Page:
A pumpkin is a big orangey-yellow gourd that Americans seem to love the taste of. In fact, ‘pumpkin flavour of love‘ is literally the first thing that googling ‘pumpkin flavour’ comes up with. 

I didn’t think of the ‘pumpkin flavour of love‘ originally but other people must search for it a lot. I don’t know how that works exactly and I don’t think I’ll do any in-depth research on it.

They also search for what is the best thing to pair with their pumpkin after they’ve loved it, so obviously the pumpkin loving only lasts a short while before needing to pair it off with something else.

As you can also see, pumpkin flavoured anything is so rare in the UK that it is often searched for on the internet to find it, probably by Americans in the UK who can’t believe we only grow a handful every year for carving with at Halloween and don’t actually eat the things.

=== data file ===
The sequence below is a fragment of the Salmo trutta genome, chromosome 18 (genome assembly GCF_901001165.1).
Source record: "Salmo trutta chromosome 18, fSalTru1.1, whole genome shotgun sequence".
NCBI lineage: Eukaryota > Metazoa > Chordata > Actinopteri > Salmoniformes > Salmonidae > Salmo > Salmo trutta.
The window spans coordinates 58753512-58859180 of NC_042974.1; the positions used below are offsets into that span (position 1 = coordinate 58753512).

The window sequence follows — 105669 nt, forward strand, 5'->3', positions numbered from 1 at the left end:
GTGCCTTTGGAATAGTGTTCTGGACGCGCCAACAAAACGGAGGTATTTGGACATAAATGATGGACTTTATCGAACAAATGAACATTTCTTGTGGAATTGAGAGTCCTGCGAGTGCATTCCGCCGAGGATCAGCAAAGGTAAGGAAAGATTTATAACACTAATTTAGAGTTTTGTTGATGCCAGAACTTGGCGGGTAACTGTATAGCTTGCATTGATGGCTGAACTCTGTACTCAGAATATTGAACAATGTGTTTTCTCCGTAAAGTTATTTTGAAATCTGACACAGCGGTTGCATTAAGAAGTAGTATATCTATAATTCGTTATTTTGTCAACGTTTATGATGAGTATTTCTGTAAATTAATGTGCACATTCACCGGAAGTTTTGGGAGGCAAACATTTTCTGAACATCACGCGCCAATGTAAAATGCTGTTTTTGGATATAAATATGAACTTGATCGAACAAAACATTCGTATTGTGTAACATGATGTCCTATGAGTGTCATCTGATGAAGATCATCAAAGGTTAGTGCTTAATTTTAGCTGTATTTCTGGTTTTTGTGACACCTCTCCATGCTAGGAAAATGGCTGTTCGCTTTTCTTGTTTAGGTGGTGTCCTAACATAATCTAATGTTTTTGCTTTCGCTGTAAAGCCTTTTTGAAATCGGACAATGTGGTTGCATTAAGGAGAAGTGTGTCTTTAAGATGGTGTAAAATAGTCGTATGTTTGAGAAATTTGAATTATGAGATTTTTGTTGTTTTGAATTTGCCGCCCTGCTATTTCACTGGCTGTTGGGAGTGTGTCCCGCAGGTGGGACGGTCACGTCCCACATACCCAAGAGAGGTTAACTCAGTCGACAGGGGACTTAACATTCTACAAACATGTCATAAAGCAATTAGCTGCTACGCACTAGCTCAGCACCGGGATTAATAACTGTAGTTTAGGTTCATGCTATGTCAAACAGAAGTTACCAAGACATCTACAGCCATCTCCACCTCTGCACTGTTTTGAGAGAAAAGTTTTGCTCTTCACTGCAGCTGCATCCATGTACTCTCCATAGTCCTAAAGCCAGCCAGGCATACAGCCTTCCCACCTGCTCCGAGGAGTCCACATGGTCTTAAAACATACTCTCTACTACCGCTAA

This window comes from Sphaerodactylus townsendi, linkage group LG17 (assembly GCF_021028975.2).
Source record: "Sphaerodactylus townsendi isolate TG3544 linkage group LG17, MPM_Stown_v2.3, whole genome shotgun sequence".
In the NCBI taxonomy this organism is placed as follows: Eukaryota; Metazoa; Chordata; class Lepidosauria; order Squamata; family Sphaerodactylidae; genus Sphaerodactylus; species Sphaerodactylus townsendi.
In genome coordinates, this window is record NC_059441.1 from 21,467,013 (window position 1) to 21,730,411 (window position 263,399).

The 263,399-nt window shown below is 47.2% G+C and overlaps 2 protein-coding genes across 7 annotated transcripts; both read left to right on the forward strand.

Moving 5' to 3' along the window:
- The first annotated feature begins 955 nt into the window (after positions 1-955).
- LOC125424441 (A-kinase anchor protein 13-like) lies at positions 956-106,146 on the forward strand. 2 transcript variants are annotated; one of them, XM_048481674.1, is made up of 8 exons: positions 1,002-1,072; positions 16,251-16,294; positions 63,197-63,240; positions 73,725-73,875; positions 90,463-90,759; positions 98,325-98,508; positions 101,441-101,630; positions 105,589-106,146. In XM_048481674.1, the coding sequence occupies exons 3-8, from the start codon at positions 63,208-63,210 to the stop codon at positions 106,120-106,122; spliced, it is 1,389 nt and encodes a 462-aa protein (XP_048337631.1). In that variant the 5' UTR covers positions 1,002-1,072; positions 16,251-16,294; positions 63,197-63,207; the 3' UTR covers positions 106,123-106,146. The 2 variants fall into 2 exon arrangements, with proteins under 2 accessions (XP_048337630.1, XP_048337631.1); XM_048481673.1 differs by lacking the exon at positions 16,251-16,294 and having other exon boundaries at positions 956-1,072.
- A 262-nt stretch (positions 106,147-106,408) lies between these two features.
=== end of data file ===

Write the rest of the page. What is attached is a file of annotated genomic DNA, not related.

Due to pumpkin being sweet in flavour, Americans traditionally make a dessert called ‘Pumpkin Pie’ with it. This has never caught on in the UK due to it being a stupid idea to serve a vegetable as a dessert. If it was a fruit, fair enough, add sugar and a few spices, make a pie.

If they had done a pumpkin pudding however it might have caught on, because we don’t entirely dismiss the occasional stupid culinary idea in the UK (mushy peas for example) and if we do have one we’ll generally make a pudding (pease pudding for example) with it.